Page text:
US service sector confidence improved, with the ISM non manufacturing index revealing a stronger than forecast rise to 53.7 while the Fed’s Beige Book recorded “modest to moderate” growth across most Fed districts. However, any positive reaction was fully negated by a drop in the employment component of the ISM report and a weaker than expected ADP private sectro jobs report which revealed only a 135k increase in jobs. Consequently there will be a scramble to revise down forecasts for May US non farm payrolls released tomorrow.
Risk assets and in particular equities didn’t like what they saw even though on balance the data suggests less risk of the Fed beginning to taper its asset purchases this year. Added to the uncertainty revolving the around the Fed was disappointment on Japanese policy in the wake of Prime Minister Abe’s policy speech yesterday which failed to reveal details about his growth strategy or third arrow to reform business and deregulate parts of the economy. Central banks will remain in focus today although both are likely to be less volatile, with both the European Central Bank and Bank of England set to deliver unchanged policy outcomes.
USD/JPY’s pull back has continued unabated as disappointment over Japanese prime minister Abe’s ‘third arrow’ speech of structural reforms and a pull back in US Treasury yields taken together with firming risk aversion have all contributed to a firmer JPY. Clearly pressure will grow to limit the JPY’s bounce back but as long as Japanese equities continue to slide it will be difficult to do so.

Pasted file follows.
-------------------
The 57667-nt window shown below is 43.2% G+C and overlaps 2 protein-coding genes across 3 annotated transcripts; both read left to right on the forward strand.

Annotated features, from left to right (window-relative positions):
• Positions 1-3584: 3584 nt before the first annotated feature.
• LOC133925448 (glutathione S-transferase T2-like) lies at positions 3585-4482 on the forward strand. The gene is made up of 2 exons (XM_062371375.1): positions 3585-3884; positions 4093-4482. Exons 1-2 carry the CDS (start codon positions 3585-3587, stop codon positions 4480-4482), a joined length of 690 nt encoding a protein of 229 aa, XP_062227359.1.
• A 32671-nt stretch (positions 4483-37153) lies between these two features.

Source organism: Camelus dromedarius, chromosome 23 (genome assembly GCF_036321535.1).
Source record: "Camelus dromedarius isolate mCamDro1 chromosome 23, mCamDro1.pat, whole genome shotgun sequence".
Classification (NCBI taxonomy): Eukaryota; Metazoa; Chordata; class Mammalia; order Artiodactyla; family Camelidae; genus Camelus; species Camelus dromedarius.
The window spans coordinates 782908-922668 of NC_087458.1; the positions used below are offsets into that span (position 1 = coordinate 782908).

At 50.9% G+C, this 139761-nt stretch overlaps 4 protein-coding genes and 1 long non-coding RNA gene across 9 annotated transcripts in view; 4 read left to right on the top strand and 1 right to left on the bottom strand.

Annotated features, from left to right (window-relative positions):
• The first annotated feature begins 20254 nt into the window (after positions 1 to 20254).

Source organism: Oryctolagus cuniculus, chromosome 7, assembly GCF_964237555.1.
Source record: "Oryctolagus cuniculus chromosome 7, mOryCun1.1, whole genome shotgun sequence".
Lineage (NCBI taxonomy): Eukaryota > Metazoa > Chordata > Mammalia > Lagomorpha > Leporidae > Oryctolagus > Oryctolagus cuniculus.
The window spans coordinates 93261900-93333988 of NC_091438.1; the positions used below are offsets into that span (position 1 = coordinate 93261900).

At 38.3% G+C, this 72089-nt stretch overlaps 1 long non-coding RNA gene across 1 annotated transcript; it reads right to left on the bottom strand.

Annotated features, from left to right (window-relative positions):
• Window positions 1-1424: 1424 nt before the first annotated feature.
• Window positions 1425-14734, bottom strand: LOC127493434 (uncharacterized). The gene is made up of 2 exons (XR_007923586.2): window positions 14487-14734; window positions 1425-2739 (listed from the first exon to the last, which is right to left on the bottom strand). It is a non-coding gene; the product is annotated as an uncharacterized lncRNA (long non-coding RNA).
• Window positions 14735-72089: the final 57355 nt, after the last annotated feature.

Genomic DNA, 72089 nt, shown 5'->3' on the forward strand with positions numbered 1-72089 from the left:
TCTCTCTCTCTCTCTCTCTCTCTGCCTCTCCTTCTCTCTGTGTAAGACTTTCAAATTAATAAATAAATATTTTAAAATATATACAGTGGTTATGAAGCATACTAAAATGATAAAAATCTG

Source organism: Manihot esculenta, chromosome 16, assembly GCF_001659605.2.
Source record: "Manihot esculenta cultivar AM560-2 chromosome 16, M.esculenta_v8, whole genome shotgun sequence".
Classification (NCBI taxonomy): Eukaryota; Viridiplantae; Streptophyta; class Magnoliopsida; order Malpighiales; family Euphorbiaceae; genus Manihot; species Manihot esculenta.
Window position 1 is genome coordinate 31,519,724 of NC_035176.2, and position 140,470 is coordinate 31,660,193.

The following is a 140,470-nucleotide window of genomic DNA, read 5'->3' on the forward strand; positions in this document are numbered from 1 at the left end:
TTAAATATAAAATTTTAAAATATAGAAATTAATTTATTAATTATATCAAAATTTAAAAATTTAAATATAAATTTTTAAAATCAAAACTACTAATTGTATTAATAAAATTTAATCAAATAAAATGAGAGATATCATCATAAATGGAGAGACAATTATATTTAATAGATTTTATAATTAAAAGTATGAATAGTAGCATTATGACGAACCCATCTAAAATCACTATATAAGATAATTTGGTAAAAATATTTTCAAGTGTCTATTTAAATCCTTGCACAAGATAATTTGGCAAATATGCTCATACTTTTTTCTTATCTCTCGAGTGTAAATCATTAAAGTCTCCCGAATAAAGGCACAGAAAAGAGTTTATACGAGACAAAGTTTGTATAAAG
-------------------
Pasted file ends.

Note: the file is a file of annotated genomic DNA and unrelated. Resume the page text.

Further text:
Given that this is coinciding or perhaps spurring more Japanese selling of foreign assets as revealed in recent data, it is difficult to prevent a further drop in USD/JPY unless and until such flows reverse. Having dropped below its 50 day moving average level around 99.28 USD/JPY is vulnerable to more short term slippage.
EUR/USD is likely to struggle to make further headway and there will be plenty of caution around the ECB meeting today. While there is very little chance of a further easing in policy President Draghi is likely to keep the door open for further action which ought to take the wind out of the EUR’s sails.
While the EUR may be taking advantage of a softer USD tone as well as a narrowing in the US Treasury yield advantage over bunds (2 year) I don’t believe this will continue. It is only a matter of time before US yields renew their widening trend, with Friday’s US jobs data a possible trigger.
GBP is another currency taking advantage of a generally softer USD tone having made a solid recovery from its lows around 1.5008 at the end of last month. EUR/GBP has been more stable but we expect GBP outperformance here too.
While the BoE will offer little help given the likelihood of an unchanged policy decision firmer UK data in the form of better than expected manufacturing, construction and services purchasing managers’ indices revealed this week has provided a solid backstop for the currency. Given that positioning in GBP has been around record low levels it would appear that the potential for short covering remains significant.
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